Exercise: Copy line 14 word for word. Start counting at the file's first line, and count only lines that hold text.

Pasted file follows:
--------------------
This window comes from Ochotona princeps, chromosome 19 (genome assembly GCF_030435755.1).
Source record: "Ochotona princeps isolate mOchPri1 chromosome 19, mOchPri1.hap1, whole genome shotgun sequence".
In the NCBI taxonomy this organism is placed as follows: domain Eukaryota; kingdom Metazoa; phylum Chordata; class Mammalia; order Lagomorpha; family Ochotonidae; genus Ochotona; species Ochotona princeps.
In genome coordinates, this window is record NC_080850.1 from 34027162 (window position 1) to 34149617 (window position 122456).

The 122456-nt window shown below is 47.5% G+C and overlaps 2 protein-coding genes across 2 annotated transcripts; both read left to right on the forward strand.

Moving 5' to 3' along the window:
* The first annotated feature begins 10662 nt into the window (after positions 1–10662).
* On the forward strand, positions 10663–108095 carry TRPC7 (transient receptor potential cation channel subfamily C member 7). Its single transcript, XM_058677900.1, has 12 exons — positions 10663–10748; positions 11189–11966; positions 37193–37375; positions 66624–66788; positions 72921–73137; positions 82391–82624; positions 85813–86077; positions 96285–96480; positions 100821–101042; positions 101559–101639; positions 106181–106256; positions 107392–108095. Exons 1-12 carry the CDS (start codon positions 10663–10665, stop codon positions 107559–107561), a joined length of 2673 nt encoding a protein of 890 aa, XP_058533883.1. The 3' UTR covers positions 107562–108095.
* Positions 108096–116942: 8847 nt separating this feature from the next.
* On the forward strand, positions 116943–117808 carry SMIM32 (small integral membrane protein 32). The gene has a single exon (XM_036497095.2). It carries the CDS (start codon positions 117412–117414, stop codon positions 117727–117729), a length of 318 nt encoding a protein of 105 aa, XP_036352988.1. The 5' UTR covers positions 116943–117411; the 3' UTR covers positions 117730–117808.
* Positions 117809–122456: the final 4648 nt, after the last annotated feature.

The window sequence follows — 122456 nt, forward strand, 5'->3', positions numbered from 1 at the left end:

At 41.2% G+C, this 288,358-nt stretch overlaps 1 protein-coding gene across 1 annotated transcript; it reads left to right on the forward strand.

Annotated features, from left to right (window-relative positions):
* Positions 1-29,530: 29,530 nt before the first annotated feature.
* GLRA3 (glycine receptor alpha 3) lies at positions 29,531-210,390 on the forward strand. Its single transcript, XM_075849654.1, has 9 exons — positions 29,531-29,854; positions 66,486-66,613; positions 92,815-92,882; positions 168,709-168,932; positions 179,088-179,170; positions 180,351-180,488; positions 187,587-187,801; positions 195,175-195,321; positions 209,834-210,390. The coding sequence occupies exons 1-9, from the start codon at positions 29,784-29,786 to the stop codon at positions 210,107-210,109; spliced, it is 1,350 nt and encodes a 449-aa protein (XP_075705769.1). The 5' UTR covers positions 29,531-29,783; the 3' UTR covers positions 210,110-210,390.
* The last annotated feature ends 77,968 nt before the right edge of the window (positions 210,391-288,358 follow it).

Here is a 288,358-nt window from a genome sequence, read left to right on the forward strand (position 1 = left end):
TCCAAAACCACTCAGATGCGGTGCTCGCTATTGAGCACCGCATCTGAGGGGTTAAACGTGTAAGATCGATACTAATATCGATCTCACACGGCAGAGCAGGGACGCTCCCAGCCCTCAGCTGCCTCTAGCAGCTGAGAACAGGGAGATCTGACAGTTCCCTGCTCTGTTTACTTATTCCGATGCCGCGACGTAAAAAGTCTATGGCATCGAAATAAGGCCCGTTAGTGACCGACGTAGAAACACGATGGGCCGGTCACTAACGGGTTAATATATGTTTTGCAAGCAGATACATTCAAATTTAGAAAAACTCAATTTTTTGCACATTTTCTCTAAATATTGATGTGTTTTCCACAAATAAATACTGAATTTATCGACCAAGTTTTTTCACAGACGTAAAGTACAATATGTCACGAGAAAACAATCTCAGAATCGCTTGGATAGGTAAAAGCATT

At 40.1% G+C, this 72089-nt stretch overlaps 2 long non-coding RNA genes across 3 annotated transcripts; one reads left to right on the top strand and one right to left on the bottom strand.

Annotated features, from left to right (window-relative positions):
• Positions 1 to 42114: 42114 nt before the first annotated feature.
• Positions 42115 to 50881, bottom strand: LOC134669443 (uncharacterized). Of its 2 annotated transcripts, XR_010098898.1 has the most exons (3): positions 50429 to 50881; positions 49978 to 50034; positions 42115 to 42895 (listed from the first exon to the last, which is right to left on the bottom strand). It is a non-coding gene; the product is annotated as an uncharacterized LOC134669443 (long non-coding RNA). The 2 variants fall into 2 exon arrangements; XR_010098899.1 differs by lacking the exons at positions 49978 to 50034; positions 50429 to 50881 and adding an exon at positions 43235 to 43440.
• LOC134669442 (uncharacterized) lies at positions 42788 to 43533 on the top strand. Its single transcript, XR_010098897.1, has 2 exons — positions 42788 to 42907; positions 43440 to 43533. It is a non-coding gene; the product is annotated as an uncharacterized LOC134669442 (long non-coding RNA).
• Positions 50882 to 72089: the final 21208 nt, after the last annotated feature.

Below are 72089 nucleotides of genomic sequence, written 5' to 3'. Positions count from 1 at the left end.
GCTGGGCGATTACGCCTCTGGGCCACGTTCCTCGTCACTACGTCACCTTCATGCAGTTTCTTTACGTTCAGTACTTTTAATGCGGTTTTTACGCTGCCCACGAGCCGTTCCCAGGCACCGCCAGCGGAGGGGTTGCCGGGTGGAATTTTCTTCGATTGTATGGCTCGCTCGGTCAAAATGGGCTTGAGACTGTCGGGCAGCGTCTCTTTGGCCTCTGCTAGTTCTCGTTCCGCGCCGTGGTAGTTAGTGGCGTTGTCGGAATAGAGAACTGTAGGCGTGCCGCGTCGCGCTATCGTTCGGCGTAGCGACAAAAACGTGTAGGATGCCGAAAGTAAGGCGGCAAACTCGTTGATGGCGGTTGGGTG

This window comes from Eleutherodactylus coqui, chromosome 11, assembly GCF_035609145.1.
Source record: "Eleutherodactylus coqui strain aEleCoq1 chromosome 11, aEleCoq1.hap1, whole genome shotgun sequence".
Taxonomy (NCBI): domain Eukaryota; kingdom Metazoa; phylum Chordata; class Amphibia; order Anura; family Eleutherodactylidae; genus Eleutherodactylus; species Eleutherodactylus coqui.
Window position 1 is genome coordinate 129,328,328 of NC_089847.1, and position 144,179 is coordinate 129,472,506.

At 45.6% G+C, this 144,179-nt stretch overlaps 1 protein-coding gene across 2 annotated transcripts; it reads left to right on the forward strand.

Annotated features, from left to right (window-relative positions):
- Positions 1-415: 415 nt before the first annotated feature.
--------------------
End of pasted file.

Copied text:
Annotated features, from left to right (window-relative positions):